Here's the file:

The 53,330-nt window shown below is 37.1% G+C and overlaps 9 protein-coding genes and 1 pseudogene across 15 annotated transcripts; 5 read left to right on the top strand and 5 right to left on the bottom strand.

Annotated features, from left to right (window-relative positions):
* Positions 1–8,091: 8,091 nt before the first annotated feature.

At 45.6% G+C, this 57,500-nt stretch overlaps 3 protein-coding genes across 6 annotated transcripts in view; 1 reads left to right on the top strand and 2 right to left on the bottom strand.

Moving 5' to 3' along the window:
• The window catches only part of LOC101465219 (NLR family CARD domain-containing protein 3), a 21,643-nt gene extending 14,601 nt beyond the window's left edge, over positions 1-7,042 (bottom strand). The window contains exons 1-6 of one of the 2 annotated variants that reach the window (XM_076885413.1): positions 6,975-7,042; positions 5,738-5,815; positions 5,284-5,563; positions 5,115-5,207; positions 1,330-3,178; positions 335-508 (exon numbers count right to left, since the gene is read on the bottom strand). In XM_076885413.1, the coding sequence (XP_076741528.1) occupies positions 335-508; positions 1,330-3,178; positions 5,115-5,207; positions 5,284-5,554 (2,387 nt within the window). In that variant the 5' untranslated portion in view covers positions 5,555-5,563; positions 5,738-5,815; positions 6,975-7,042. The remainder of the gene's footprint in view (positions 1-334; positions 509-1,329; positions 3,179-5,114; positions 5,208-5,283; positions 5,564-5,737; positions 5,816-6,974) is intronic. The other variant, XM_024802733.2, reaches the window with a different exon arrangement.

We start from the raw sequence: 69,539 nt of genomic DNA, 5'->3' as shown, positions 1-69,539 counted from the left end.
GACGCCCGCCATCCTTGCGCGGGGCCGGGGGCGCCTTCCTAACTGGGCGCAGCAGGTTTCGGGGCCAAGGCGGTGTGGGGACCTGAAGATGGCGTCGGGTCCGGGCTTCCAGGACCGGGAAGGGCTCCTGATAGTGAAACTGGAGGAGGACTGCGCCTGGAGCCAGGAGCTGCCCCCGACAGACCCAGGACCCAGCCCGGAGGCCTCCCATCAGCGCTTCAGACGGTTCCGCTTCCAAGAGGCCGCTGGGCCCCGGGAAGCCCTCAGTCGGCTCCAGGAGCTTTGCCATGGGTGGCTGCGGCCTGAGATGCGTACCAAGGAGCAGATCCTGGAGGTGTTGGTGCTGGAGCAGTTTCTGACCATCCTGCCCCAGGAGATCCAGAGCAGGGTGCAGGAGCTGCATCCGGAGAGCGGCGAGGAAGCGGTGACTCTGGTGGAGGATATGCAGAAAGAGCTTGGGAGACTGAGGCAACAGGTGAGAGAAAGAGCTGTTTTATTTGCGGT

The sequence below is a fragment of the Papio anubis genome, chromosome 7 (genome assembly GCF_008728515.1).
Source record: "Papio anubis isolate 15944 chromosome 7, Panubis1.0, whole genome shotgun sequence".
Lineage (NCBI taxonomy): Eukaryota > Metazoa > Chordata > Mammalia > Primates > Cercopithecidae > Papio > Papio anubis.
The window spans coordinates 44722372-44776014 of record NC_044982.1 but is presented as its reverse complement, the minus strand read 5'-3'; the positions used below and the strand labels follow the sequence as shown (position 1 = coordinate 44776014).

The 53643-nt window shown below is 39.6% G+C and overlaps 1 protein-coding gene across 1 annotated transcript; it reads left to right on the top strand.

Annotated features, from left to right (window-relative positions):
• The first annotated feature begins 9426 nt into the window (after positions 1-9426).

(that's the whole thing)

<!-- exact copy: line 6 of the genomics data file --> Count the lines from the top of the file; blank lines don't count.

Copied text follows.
• The window catches only part of LOC101465219 (NLR family CARD domain-containing protein 3), a 21,643-nt gene extending 14,601 nt beyond the window's left edge, over positions 1-7,042 (bottom strand). The window contains exons 1-6 of one of the 2 annotated variants that reach the window (XM_076885413.1): positions 6,975-7,042; positions 5,738-5,815; positions 5,284-5,563; positions 5,115-5,207; positions 1,330-3,178; positions 335-508 (exon numbers count right to left, since the gene is read on the bottom strand). In XM_076885413.1, the coding sequence (XP_076741528.1) occupies positions 335-508; positions 1,330-3,178; positions 5,115-5,207; positions 5,284-5,554 (2,387 nt within the window). In that variant the 5' untranslated portion in view covers positions 5,555-5,563; positions 5,738-5,815; positions 6,975-7,042. The remainder of the gene's footprint in view (positions 1-334; positions 509-1,329; positions 3,179-5,114; positions 5,208-5,283; positions 5,564-5,737; positions 5,816-6,974) is intronic. The other variant, XM_024802733.2, reaches the window with a different exon arrangement.